In the last post I documented the process of dovetailing the top rail and doing the scroll work on the front and side aprons of the table. With all of the joinery completed on the table carcase it was time to glue up some of the components and to begin work on the interior drawer runner assembly.
The table was glued up in stages in order to make the process manageable. What I have found to be the biggest benefit when doing glue ups is to have everything ready and available and to do a dry run rehearsal of the the entire process before every spreading any glue. This allows you to make your mistakes without the pressure of drying glue and stuck joints while trying to remedy a problem situation. By the time the real glue up occurs, all of the bugs are worked out, materials are at the ready and the process generally goes off without a hitch.
With that said, I started by gluing the back legs and apron as one assembly and the front legs and apron as a second assembly. Though not terribly exciting, in the pictures (click for larger view) you can see these two assemblies in the clamps. As I said, uneventful is a good attribute for glue ups! At this point I also took the time to glue up the boards for the table top. Because four boards make up the top, this too was done in stages. I glued two boards together at a time and then once they had dried, the two pairs of boards were glued together to complete the top.
With the front and back assemblies dry, the next step was to add the side aprons. However, because the drawer runner assembly still had to be installed, this too needed to be done in stages. The process was to first glue the side aprons to the front assembly only. This was done by assembling the entire table carcase to ensure that everything was square and true, while only gluing the front portions of the side aprons. This allowed for the assembly to be disassembled once dry so that the drawer runner could be installed from the back and then the remainder of the table carcase could be glued together.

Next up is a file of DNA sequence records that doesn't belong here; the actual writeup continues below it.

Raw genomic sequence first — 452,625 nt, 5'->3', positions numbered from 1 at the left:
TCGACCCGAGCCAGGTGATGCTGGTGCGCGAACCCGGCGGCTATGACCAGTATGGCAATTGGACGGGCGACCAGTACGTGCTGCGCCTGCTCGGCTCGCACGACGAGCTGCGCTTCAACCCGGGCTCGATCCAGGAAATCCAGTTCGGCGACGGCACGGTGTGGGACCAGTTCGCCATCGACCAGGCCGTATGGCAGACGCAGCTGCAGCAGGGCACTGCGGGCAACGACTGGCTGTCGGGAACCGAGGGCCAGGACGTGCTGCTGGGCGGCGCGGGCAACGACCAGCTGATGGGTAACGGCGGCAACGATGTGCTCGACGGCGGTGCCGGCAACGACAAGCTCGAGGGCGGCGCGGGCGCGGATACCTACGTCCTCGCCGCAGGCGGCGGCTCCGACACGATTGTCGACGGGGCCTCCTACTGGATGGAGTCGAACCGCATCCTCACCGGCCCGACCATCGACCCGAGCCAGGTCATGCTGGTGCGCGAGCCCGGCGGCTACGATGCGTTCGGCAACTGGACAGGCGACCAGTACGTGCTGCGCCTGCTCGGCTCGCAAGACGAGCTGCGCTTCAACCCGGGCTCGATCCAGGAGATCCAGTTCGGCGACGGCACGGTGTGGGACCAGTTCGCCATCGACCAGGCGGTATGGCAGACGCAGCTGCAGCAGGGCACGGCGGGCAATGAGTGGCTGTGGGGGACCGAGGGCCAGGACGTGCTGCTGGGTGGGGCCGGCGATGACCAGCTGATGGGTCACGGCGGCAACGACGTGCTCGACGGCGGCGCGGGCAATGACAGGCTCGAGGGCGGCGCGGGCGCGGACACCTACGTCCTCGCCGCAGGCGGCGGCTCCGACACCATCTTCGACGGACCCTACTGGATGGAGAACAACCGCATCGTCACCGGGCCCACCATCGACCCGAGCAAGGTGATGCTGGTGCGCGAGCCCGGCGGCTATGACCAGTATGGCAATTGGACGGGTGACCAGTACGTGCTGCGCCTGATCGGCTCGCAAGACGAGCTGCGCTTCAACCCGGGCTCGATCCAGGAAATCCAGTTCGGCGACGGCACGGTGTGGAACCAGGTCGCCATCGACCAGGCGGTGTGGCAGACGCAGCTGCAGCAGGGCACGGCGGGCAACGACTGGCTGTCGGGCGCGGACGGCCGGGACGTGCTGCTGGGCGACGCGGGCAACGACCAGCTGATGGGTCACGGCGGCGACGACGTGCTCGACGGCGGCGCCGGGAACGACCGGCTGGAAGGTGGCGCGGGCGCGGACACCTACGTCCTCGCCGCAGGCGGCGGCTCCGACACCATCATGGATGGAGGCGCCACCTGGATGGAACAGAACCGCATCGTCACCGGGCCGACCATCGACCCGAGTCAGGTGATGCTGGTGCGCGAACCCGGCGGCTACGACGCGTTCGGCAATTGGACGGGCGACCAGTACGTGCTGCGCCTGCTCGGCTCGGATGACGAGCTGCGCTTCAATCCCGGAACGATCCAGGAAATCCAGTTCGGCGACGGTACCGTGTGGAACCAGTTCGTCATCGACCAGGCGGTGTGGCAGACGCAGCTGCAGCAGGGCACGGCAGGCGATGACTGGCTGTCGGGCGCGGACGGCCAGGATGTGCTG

The drawer runners are fairly simple and consist of an extension of the front apron with an L-shaped runner assembly on each side. There is a small mortise and tenon between the front extender and the L-shaped runners. The joints on these pieces were small so, I decided to mill the mortises with the router and to cut the tenons by hand. The back of the runners are mounted to the rear legs with screws.
You can see in the picture that the front extender was glued to the front apron after the side apron glue up had dried. At the same, time the drawer runner assemblies were glued so they would be ready for assembly once dry. The final glue up consisted of the two drawer assemblies being glued to the front extender and the two side aprons being glued to the back apron assembly that had previously been glued up. This step was the most complex part of the table glue up but, with a dry run everything went together very smoothly.
While the table carcase glue dried I spent some time working with the new (old) smoothing plane on the table top. With a sharp blade and after a bit of adjustment I was able to get some nice fine shavings and a very smooth and flat table top. That was very gratifying and made the previous time I spent restoring the plane all worthwhile.